Here’s a fact to chew on: 45 % of men ‘fess up to wearing a condom that did not fit them in the last three months. Before you get all riled up about how irresponsible this is, understand the pressure that is on both males and the condom industry. Just like the “no idea is a bad idea” mantra in conventional brainstorming, “no penis is a small penis” seems to be the enduring anthem of the condom industry.
Think about it: What condom manufacturer in their right mind is going to call one of their sizes “small”? As Menachem Kaiser in “The Challenge of Marketing Small Condoms” (The Atlantic) puts it, “There are products where smallness is a marketing virtue, like cellphones or thong underwear. But small condoms are a marketing nightmare.” The article points out that the closest a condom manufacturer comes to indicating size is the carefully-worded “Snugger Fit” marketed by LifeStyles.
The confusion around condom sizing and the cultural pressure to avoid admitting to anything less than a crankshaft of a penis has obvious sexual health repercussions. Kaiser says of those men who admitted to wearing badly-fitting sheaths: “The misfits were significantly more likely to report breakage and slippage, along with difficulty reaching orgasm, both for their partners and for themselves, and a host of other sexual mishaps. Not surprisingly, men with ill-fitting condoms were more likely to take them off before sex was even over — all of which adds up to a massive failure for the one job a condom exists to fulfill.”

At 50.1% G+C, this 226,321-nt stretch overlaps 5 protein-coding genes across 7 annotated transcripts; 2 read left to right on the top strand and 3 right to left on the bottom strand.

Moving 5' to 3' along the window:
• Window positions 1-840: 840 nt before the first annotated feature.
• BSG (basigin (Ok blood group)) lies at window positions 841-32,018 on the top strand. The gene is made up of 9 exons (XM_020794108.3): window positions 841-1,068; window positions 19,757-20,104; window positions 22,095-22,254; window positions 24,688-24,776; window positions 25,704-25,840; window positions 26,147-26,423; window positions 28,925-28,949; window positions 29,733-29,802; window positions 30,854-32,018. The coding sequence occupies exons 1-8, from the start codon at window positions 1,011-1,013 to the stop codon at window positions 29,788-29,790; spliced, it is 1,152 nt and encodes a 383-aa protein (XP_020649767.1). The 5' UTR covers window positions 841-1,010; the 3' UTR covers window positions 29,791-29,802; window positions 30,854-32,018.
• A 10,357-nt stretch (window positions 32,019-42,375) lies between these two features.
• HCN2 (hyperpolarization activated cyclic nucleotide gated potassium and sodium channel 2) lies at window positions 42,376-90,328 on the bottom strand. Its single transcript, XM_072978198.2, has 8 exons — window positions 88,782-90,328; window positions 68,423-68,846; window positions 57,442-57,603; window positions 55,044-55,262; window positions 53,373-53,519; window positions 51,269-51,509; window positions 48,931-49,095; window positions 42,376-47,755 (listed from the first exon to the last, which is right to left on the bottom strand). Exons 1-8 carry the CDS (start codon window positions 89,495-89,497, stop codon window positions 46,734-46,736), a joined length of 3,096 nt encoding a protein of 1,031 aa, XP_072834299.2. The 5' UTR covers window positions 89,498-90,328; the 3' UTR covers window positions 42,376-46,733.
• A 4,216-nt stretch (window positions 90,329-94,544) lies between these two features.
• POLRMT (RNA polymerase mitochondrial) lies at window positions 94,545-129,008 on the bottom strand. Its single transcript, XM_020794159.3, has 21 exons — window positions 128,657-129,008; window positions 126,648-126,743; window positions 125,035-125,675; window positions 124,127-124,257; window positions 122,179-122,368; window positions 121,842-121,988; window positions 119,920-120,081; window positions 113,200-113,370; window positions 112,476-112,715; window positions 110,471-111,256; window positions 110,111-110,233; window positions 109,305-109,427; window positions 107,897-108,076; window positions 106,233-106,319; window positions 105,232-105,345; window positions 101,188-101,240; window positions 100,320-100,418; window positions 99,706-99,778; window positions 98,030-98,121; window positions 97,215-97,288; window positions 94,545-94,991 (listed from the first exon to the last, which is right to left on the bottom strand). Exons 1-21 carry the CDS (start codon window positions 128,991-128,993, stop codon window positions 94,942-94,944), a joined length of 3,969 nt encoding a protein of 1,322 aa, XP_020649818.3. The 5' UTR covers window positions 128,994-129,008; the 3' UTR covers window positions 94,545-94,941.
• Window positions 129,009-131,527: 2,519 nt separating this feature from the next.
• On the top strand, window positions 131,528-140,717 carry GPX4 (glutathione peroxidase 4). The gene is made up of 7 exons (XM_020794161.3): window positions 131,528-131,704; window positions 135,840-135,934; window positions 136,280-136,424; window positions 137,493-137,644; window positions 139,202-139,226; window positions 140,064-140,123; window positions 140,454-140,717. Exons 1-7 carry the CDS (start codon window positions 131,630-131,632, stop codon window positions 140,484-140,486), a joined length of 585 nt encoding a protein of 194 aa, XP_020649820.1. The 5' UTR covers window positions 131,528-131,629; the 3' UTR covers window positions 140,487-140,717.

So how do you market minus-sized condoms to a “size matters”, “bigger is better” culture? You lie. Kaiser points out that Dr. Bill Yarber, of the Kinsey Institute for Research in Sex, Gender and Reproduction in Indiana, recommends re-labeling small condoms as “large”, regular as “extra-large” and so on. Of course, as Kaiser points out, this invites ridiculous confusion and, “Yarber’s plan would have the true-to-life Magnum man in a pinch: his previously large-enough condoms would suddenly be a tight fit.”
Other options include spray-on condoms that are too much drama/time. Also, vendors like TheyFit offer 70 different sizes that virtually guarantee a match for each man, but this craves some time-sensitive measuring and, Kaiser notes, “The site thoughtfully warns, ‘Watch out for paper cuts!’ ”
In a follow-up article to Kaiser’s, Judy Berman in Salon wrote, “Shocker: Small Condoms Don’t Sell”. Berman’s conclusion: “…perhaps what needs to change, if we really want our protection to protect us, isn’t whether we call a condom ‘small’ or ‘large’ so much as our own harsh judgments about guys’ penis size.” But let’s be real, we’ve gone for untold millennia pontificating on penises and that is as likely to change as is the size of the male ego.